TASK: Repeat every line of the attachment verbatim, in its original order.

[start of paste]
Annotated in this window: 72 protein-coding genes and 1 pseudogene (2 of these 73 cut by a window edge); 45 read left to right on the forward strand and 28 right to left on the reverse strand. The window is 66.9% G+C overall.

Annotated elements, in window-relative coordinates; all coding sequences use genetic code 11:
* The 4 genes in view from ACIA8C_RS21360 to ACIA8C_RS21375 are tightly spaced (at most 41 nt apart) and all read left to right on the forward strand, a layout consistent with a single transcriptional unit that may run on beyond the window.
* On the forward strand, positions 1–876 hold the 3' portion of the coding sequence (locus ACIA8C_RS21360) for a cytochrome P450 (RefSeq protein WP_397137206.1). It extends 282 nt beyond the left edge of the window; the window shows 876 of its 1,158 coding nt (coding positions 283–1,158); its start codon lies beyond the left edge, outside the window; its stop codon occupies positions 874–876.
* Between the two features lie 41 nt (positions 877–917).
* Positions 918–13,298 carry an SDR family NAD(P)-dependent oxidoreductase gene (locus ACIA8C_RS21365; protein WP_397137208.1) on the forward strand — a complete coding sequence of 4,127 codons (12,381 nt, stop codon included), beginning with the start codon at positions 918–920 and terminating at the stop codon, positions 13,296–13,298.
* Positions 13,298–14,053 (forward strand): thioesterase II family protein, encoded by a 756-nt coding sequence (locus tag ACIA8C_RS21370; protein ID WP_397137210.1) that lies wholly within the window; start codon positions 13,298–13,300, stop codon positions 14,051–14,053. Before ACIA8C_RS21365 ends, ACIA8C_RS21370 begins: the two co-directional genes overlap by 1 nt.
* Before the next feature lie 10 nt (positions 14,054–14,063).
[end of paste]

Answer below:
Annotated in this window: 72 protein-coding genes and 1 pseudogene (2 of these 73 cut by a window edge); 45 read left to right on the forward strand and 28 right to left on the reverse strand. The window is 66.9% G+C overall.

Annotated elements, in window-relative coordinates; all coding sequences use genetic code 11:
* The 4 genes in view from ACIA8C_RS21360 to ACIA8C_RS21375 are tightly spaced (at most 41 nt apart) and all read left to right on the forward strand, a layout consistent with a single transcriptional unit that may run on beyond the window.
* On the forward strand, positions 1–876 hold the 3' portion of the coding sequence (locus ACIA8C_RS21360) for a cytochrome P450 (RefSeq protein WP_397137206.1). It extends 282 nt beyond the left edge of the window; the window shows 876 of its 1,158 coding nt (coding positions 283–1,158); its start codon lies beyond the left edge, outside the window; its stop codon occupies positions 874–876.
* Between the two features lie 41 nt (positions 877–917).
* Positions 918–13,298 carry an SDR family NAD(P)-dependent oxidoreductase gene (locus ACIA8C_RS21365; protein WP_397137208.1) on the forward strand — a complete coding sequence of 4,127 codons (12,381 nt, stop codon included), beginning with the start codon at positions 918–920 and terminating at the stop codon, positions 13,296–13,298.
* Positions 13,298–14,053 (forward strand): thioesterase II family protein, encoded by a 756-nt coding sequence (locus tag ACIA8C_RS21370; protein ID WP_397137210.1) that lies wholly within the window; start codon positions 13,298–13,300, stop codon positions 14,051–14,053. Before ACIA8C_RS21365 ends, ACIA8C_RS21370 begins: the two co-directional genes overlap by 1 nt.
* Before the next feature lie 10 nt (positions 14,054–14,063).